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Why the big change from Creationism to Intelligent Design?





S3nd K3ys
I've always thought "Creationism" sounded very, well... unbelievable.

Does Intelligent Design sound like a more attainable goal in the quest to justify the existence of something which can't be proven to exists? Is that why the big change from Creationism to ID??

Question

While we're on the subject, would you even consider the idea that, back in the day, with the lack of science and information about how things really work, that they made up Creationism because they really didn't know how they came to be, and felt they had to somehow justify their existance?

I think, more likely, they are just trying to take a more scientific approach.

I'm not sayin, I'm just sayin.
SunburnedCactus
I guess the creationist explanation sounds somewhat simplistic compared to modern evolution theory, so the church had to invent something with a bit more zing to it. For the "thinking christian" (whoever they may be)...
S3nd K3ys
SunburnedCactus wrote:
I guess the creationist explanation sounds somewhat simplistic compared to modern evolution theory, so the church had to invent something with a bit more zing to it. For the "thinking christian" (whoever they may be)...


After a bit of research... The phrase Intelligent design was brought in immediately following the 1987 Supreme court decision that ruled creationism could not be taught in schools. The ID text book, of Panda's and People was being written before this trial. All transcripts prior to the decision had the word creation exclusively in the book. Immediately following the decision, creation was switched to intelligent design.

Coincidence?
SunburnedCactus
How very convenient indeed.
Jayfarer
Intelligent Design basically is Creationism, they just don't specify the creator. It's still backed and founded by religious groups trying to sneak it into schools, though.
Davidgr1200
One of the (many) weak points of Intelligent Design is that it does not specify a creator (or should that be designer), thus the "Flying Spaghetti Monster" idea has appeared which is quite good fun. I have nothing against the idea of ID as theology but it does not have anything to do with science, so why do some people want it taught in science lessons? Do they also want Physics and chemistry to be taught in religion lessons?
gonzo
S3nd K3ys wrote:
Is that why the big change from Creationism to ID??
.


"creationism" and "intelligent design" are NOT synonymous
vahishta
gonzo wrote:
S3nd K3ys wrote:
Is that why the big change from Creationism to ID??
.


"creationism" and "intelligent design" are NOT synonymous


Creationism states that everything was created by god. ID states that everything was created by 'a higher power'. I do not see much difference. It certainly isn't scientific.
gonzo
vahishta wrote:
scientific.


Please define that term. Then tell me if the question of the origin of the universe CAN be PROPERLY addressed by science.

uh oh. you let the cat out of the bag... and it doesn't belong to Schrodinger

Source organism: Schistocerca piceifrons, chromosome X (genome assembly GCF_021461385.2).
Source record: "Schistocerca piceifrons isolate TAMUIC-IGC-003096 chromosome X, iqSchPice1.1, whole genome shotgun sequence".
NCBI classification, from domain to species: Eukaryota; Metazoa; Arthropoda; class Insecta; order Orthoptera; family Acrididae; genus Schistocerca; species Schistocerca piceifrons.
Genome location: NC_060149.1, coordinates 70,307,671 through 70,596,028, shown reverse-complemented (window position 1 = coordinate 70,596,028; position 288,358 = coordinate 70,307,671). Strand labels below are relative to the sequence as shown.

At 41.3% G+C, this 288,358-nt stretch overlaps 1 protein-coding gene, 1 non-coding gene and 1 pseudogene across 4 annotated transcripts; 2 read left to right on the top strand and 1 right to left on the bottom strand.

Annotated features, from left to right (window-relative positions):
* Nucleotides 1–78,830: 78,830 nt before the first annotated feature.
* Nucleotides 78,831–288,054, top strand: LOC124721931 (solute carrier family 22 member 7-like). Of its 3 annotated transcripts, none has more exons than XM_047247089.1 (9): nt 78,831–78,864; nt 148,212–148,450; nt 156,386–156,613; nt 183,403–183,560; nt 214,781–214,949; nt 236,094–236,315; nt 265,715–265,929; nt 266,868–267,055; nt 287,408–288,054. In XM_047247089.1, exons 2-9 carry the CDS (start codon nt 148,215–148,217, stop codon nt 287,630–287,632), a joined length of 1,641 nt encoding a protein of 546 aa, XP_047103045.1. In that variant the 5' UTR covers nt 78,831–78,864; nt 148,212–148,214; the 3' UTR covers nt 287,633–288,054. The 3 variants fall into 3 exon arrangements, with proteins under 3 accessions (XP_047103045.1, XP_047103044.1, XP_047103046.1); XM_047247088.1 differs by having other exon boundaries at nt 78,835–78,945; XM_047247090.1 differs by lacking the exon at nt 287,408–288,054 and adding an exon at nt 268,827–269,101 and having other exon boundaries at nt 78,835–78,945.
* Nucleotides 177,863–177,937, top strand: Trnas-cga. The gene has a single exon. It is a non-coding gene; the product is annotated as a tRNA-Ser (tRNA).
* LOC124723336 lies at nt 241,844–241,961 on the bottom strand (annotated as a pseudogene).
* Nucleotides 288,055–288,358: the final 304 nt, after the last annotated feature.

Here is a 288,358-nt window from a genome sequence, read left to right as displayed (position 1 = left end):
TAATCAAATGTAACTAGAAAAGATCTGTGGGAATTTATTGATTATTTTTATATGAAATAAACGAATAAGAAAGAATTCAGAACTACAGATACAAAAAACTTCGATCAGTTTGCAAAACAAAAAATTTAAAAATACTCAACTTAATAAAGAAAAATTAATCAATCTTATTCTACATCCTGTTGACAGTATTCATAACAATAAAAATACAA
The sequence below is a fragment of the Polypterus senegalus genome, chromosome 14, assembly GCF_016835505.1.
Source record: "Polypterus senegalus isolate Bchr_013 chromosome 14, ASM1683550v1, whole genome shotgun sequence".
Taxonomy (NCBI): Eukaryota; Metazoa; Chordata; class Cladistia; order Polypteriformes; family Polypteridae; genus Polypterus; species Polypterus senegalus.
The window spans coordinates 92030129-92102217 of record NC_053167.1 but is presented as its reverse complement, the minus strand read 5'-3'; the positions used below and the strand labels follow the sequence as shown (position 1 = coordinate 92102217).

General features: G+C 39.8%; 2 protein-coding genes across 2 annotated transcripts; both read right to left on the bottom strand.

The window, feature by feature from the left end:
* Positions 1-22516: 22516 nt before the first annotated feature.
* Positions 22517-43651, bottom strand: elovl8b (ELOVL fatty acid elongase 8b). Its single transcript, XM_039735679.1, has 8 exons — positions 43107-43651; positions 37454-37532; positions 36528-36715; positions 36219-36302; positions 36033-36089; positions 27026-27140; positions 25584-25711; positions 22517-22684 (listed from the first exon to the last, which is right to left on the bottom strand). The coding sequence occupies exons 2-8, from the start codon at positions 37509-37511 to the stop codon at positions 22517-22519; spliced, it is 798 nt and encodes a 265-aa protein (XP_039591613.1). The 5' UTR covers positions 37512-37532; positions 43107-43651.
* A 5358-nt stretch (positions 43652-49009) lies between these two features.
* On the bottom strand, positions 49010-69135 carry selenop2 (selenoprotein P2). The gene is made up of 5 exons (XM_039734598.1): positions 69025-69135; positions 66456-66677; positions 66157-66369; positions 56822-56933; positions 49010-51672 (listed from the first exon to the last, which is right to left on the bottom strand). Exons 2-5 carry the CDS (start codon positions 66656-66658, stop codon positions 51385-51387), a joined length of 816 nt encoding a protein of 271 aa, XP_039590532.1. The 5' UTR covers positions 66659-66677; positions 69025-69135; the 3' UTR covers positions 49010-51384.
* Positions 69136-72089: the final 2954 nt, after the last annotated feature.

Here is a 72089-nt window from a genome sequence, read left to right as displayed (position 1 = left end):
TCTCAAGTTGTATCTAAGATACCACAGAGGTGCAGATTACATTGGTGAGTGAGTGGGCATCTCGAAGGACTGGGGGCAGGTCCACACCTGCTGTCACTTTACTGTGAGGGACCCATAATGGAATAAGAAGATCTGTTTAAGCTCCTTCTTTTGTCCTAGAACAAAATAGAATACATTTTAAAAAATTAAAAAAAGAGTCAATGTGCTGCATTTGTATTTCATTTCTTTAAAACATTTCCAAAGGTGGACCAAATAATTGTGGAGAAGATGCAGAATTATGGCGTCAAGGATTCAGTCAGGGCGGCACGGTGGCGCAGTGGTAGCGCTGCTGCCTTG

vahishta
Why, certainly.

Scientific: Of, relating to, or employing the methodology of science.

Naturally, the question of the origin of the universe CAN therefore be PROPERLY addressed by science. In fact, there is no other way. One must ONLY scientifically address that question. To not use scientific methods to find out the answer is sheer folly.
Xipha
Ok, so they switched from the term creation to intelligent design. Like you said it was immediately following the decision that creation could not be taught in schools. Perhaps because they were being censored they were forced to change terminology. What really irks me is that they teach evolution in schools as if it is proven when it is just as much a theory as anything else, yet they are not even allowed to mention creation as a theory.

As for looking at things scientifically, science is just trying to explain observations to understand the universe. So I could scientifically observe that the universe exists, and speculate either that an intelligent creator designed it, or that in came into existence all by itself through random chance. Because we cannot actually go back in time and make an observation of how the universe began there is no scientific way of proving what happened. We can only make scientific speculations based on the things we observe as a result of the beginning of the universe. And really those speculations are all in the interpretation of the data that we have found.
Bondings
Xipha wrote:
Ok, so they switched from the term creation to intelligent design. Like you said it was immediately following the decision that creation could not be taught in schools. Perhaps because they were being censored they were forced to change terminology. What really irks me is that they teach evolution in schools as if it is proven when it is just as much a theory as anything else, yet they are not even allowed to mention creation as a theory.

Nothing is completely proven.

Take a look at gravity. Should we teach Newtons or Einsteins theory in schools as a fact? Or should we teach the theory that god wants us to walk on the ground? This might seem funny, but it's completely the same discussion. Gravity isn΄t absolutely proven either.